Channel proteins in the pre-synaptic membrane open, allowing Ca2+ ions from the synaptic cleft to enter the synaptic knob.
Vesicles in the synaptic knob merge with the pre-synaptic membrane, and transmitter molecules such as acetylcholine are secreted into the cleft.
The transmitter molecules diffuse across the cleft and bind with specific sites on the receptor proteins in the post-synaptic membrane.
Each receptor protein then opens a protein channel, allowing ions such as Na+ to pass through the membrane and enter the cell. This depolarises the post-synaptic membrane.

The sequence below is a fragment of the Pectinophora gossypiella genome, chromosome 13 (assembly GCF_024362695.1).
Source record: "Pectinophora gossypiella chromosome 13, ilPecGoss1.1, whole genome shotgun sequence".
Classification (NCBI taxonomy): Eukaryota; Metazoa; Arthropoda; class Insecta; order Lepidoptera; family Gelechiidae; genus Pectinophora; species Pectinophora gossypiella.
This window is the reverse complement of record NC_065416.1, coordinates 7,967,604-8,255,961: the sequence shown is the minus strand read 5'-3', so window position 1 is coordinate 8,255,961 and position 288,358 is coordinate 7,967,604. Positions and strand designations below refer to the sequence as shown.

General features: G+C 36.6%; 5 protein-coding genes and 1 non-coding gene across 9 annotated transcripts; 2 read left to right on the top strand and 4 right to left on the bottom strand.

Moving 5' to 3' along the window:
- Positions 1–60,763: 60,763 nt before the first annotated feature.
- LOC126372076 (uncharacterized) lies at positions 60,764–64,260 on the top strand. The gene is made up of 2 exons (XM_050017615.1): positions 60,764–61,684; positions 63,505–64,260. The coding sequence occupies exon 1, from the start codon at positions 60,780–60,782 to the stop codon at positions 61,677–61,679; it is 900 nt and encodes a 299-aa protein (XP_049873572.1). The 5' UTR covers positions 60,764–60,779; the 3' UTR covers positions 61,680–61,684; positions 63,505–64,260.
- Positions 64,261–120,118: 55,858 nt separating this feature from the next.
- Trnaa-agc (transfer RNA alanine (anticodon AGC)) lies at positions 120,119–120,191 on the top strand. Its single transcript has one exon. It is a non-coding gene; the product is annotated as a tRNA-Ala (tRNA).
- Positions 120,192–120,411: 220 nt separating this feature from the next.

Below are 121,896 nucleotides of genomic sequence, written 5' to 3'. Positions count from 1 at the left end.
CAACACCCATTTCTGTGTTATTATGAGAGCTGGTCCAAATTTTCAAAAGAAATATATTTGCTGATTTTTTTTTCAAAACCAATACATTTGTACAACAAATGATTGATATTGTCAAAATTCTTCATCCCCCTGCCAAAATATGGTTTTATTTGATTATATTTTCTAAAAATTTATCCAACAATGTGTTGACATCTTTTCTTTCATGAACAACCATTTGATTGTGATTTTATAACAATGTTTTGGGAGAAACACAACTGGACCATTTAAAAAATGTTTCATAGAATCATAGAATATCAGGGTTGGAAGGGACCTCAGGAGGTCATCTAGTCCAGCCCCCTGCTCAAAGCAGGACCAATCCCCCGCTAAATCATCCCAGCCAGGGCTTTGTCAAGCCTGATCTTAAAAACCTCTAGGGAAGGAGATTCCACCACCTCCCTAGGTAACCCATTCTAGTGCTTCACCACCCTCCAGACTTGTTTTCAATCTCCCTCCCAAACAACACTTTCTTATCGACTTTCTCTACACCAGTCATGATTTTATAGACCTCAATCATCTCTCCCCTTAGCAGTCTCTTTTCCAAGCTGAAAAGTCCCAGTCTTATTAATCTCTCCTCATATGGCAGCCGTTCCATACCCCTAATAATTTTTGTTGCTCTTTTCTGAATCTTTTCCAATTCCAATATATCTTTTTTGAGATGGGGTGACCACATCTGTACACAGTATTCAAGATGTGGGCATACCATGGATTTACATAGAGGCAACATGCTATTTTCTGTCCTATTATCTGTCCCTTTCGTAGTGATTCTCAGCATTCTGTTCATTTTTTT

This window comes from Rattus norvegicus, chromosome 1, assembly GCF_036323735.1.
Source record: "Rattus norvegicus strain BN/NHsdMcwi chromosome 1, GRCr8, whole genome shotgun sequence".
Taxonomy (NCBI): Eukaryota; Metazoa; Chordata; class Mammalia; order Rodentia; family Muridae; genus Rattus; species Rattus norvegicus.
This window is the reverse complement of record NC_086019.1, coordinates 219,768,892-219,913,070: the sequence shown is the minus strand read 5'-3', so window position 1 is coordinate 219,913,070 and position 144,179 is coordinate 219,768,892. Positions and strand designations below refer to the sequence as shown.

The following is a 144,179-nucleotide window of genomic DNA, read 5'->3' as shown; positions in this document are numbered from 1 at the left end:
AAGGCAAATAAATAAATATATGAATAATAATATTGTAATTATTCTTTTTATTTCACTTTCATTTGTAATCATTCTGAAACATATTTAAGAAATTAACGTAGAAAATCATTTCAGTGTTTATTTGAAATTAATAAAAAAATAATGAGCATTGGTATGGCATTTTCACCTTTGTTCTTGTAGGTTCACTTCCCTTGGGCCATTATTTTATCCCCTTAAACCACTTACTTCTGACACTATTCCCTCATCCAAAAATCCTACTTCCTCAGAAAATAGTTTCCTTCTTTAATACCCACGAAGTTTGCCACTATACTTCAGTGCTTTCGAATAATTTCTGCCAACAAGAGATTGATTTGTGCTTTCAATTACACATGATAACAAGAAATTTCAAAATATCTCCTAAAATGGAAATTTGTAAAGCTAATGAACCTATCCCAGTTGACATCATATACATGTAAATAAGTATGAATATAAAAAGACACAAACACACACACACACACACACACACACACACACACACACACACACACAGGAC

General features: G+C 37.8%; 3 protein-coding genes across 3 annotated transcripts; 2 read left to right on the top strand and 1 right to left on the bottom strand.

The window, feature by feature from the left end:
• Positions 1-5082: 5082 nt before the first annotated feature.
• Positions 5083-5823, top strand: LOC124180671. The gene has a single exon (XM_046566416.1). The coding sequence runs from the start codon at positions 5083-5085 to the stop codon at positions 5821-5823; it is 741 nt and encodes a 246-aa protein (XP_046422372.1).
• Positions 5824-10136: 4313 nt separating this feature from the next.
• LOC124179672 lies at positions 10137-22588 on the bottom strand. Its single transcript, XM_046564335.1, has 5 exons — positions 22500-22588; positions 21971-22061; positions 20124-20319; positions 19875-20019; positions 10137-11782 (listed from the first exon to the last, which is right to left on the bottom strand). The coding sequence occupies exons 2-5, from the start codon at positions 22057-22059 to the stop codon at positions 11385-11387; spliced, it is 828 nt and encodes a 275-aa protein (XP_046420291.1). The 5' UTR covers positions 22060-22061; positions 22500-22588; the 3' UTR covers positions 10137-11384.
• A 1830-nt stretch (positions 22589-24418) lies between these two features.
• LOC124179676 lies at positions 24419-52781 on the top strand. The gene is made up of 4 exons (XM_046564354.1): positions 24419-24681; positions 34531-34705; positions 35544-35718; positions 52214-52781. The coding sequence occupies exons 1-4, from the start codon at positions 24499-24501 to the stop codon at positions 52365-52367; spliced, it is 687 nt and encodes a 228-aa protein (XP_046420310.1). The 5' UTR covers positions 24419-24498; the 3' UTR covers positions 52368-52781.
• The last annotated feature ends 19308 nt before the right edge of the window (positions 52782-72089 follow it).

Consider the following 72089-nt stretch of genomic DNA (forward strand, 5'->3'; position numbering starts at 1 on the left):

If enough Na+ ions enter then depolarisation reaches a threshold level; an action potential is generated in the cell. If not enough Na+ ions enter the cell, an action potential won't be generated.
Enzymes in the cleft remove the transmitter molecules from binding sites, eg. acetylcholine esterase hydrolyses acetylcholine to choline and ethanoic acid, which are reabsorbed into the synaptic knob.
- 1.0 Synaptic Knob
- 1.0 Synaptic Cleft
- 1.0 Pre-synaptic Membrane
- 1.0 Post-synaptic Membrane
- 2.0 Channel Proteins
- 1.0bnch Receptor Proteins
- 1.0bnch Vesicles- Acetylcholine